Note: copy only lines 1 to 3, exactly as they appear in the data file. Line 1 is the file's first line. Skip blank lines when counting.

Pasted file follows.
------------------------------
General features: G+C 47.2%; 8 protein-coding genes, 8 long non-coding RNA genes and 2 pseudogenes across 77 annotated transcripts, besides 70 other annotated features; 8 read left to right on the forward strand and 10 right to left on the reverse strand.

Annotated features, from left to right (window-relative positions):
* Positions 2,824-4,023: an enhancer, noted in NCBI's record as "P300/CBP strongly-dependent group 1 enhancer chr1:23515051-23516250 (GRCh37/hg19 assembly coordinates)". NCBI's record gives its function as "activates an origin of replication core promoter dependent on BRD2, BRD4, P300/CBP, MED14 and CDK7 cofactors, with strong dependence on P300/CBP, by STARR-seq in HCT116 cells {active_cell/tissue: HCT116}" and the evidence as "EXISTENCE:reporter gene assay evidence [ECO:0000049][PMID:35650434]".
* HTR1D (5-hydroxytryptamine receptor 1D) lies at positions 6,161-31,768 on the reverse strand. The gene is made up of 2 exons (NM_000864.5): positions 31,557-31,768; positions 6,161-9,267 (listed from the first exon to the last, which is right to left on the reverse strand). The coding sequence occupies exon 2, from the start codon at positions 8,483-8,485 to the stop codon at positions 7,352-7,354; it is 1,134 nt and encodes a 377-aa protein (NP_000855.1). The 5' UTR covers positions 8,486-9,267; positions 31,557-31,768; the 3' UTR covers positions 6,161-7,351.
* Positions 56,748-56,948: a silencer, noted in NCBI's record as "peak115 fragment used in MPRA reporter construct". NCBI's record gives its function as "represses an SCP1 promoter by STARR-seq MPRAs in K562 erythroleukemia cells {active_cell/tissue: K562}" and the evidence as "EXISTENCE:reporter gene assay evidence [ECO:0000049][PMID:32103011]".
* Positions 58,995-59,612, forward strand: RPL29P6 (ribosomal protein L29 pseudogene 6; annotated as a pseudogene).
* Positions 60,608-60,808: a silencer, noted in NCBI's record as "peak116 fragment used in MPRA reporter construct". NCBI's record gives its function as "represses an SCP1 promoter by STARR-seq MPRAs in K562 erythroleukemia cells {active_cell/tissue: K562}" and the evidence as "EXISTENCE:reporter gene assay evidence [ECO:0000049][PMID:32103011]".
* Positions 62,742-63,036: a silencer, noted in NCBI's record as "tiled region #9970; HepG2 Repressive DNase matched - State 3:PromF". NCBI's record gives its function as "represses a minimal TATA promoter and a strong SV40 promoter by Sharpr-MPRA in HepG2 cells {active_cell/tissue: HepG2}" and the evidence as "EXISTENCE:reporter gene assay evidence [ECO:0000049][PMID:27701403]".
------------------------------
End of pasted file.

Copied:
General features: G+C 47.2%; 8 protein-coding genes, 8 long non-coding RNA genes and 2 pseudogenes across 77 annotated transcripts, besides 70 other annotated features; 8 read left to right on the forward strand and 10 right to left on the reverse strand.

Annotated features, from left to right (window-relative positions):
* Positions 2,824-4,023: an enhancer, noted in NCBI's record as "P300/CBP strongly-dependent group 1 enhancer chr1:23515051-23516250 (GRCh37/hg19 assembly coordinates)". NCBI's record gives its function as "activates an origin of replication core promoter dependent on BRD2, BRD4, P300/CBP, MED14 and CDK7 cofactors, with strong dependence on P300/CBP, by STARR-seq in HCT116 cells {active_cell/tissue: HCT116}" and the evidence as "EXISTENCE:reporter gene assay evidence [ECO:0000049][PMID:35650434]".